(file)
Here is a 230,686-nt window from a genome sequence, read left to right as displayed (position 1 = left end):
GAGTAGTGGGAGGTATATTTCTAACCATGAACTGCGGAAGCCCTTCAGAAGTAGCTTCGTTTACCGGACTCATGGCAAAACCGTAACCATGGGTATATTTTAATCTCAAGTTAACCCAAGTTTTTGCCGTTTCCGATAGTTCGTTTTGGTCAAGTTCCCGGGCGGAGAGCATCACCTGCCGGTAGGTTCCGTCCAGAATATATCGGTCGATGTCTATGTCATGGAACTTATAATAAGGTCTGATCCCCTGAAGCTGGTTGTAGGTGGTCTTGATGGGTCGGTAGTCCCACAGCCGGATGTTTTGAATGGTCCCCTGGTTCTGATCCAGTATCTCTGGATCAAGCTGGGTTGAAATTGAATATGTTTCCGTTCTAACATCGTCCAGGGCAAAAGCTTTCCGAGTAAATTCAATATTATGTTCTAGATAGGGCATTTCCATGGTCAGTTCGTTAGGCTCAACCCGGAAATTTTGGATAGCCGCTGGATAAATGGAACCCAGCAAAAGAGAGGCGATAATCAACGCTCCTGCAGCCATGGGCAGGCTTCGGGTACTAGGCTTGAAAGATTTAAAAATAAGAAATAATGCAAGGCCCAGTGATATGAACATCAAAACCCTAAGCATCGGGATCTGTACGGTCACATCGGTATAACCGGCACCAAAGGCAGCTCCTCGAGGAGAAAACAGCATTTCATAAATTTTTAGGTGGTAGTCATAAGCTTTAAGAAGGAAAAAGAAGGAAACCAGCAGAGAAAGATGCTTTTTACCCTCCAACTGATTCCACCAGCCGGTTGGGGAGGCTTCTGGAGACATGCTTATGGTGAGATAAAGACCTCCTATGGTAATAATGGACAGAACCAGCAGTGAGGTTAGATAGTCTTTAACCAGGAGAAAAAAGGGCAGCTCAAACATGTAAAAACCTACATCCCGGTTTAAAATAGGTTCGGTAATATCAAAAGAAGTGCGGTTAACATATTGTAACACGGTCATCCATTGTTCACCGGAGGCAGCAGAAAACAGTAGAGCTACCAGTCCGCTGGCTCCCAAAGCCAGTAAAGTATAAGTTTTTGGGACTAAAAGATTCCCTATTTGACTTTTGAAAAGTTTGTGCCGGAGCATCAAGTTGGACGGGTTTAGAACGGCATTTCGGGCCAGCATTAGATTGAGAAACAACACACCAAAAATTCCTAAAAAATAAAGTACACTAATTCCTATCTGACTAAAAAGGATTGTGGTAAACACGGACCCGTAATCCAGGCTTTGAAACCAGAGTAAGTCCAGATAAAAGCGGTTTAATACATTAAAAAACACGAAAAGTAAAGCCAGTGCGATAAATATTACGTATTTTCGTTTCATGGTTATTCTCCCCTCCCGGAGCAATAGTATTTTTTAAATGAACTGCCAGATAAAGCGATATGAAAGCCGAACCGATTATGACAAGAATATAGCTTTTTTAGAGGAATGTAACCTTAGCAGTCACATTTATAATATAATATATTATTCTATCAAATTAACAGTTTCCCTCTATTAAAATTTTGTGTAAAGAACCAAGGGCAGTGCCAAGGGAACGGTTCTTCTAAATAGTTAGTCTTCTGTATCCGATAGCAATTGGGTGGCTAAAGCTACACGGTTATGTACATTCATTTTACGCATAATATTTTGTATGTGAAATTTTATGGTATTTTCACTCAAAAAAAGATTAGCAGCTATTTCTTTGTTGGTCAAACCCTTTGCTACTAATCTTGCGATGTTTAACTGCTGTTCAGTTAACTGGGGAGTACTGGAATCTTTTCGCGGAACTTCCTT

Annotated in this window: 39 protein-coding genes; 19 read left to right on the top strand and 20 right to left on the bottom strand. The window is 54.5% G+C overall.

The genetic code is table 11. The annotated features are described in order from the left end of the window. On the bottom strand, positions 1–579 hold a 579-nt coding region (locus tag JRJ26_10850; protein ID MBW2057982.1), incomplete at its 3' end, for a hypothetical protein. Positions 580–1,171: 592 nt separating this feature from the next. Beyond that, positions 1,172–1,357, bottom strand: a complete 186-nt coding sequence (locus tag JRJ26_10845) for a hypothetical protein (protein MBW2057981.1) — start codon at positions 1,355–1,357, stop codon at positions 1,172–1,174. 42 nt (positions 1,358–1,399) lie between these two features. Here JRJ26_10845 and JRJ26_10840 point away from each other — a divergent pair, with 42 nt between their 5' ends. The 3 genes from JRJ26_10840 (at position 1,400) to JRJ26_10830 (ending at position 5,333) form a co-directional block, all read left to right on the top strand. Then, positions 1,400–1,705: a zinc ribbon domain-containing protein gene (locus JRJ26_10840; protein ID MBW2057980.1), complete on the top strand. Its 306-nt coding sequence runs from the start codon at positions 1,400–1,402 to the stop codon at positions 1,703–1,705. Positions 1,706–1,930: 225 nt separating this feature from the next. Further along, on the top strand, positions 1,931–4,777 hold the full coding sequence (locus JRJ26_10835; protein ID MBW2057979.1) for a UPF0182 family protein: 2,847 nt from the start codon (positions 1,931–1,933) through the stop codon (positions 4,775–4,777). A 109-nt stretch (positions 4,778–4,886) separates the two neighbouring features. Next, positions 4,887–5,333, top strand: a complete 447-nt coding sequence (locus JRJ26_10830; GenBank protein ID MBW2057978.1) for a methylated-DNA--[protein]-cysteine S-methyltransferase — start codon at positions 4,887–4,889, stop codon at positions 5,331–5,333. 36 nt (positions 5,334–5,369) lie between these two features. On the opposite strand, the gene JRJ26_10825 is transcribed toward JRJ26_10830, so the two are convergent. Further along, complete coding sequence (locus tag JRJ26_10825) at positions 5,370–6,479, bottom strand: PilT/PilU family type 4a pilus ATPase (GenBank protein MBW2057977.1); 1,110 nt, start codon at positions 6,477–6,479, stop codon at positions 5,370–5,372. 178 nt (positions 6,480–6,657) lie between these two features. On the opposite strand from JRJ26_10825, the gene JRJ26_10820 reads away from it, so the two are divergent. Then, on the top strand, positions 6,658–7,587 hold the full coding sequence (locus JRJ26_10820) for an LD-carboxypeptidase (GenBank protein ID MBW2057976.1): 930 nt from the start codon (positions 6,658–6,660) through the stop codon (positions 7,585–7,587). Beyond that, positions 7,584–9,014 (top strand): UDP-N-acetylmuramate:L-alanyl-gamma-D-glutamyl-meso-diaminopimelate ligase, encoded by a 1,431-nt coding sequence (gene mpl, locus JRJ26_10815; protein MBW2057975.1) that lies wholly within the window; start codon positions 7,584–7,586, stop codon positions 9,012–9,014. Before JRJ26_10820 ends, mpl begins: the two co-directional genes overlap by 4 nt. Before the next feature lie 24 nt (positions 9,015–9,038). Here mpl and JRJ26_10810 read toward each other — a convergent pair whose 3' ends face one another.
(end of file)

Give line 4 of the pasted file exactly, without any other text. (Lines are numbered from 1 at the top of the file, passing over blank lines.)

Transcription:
The genetic code is table 11. The annotated features are described in order from the left end of the window. On the bottom strand, positions 1–579 hold a 579-nt coding region (locus tag JRJ26_10850; protein ID MBW2057982.1), incomplete at its 3' end, for a hypothetical protein. Positions 580–1,171: 592 nt separating this feature from the next. Beyond that, positions 1,172–1,357, bottom strand: a complete 186-nt coding sequence (locus tag JRJ26_10845) for a hypothetical protein (protein MBW2057981.1) — start codon at positions 1,355–1,357, stop codon at positions 1,172–1,174. 42 nt (positions 1,358–1,399) lie between these two features. Here JRJ26_10845 and JRJ26_10840 point away from each other — a divergent pair, with 42 nt between their 5' ends. The 3 genes from JRJ26_10840 (at position 1,400) to JRJ26_10830 (ending at position 5,333) form a co-directional block, all read left to right on the top strand. Then, positions 1,400–1,705: a zinc ribbon domain-containing protein gene (locus JRJ26_10840; protein ID MBW2057980.1), complete on the top strand. Its 306-nt coding sequence runs from the start codon at positions 1,400–1,402 to the stop codon at positions 1,703–1,705. Positions 1,706–1,930: 225 nt separating this feature from the next. Further along, on the top strand, positions 1,931–4,777 hold the full coding sequence (locus JRJ26_10835; protein ID MBW2057979.1) for a UPF0182 family protein: 2,847 nt from the start codon (positions 1,931–1,933) through the stop codon (positions 4,775–4,777). A 109-nt stretch (positions 4,778–4,886) separates the two neighbouring features. Next, positions 4,887–5,333, top strand: a complete 447-nt coding sequence (locus JRJ26_10830; GenBank protein ID MBW2057978.1) for a methylated-DNA--[protein]-cysteine S-methyltransferase — start codon at positions 4,887–4,889, stop codon at positions 5,331–5,333. 36 nt (positions 5,334–5,369) lie between these two features. On the opposite strand, the gene JRJ26_10825 is transcribed toward JRJ26_10830, so the two are convergent. Further along, complete coding sequence (locus tag JRJ26_10825) at positions 5,370–6,479, bottom strand: PilT/PilU family type 4a pilus ATPase (GenBank protein MBW2057977.1); 1,110 nt, start codon at positions 6,477–6,479, stop codon at positions 5,370–5,372. 178 nt (positions 6,480–6,657) lie between these two features. On the opposite strand from JRJ26_10825, the gene JRJ26_10820 reads away from it, so the two are divergent. Then, on the top strand, positions 6,658–7,587 hold the full coding sequence (locus JRJ26_10820) for an LD-carboxypeptidase (GenBank protein ID MBW2057976.1): 930 nt from the start codon (positions 6,658–6,660) through the stop codon (positions 7,585–7,587). Beyond that, positions 7,584–9,014 (top strand): UDP-N-acetylmuramate:L-alanyl-gamma-D-glutamyl-meso-diaminopimelate ligase, encoded by a 1,431-nt coding sequence (gene mpl, locus JRJ26_10815; protein MBW2057975.1) that lies wholly within the window; start codon positions 7,584–7,586, stop codon positions 9,012–9,014. Before JRJ26_10820 ends, mpl begins: the two co-directional genes overlap by 4 nt. Before the next feature lie 24 nt (positions 9,015–9,038). Here mpl and JRJ26_10810 read toward each other — a convergent pair whose 3' ends face one another.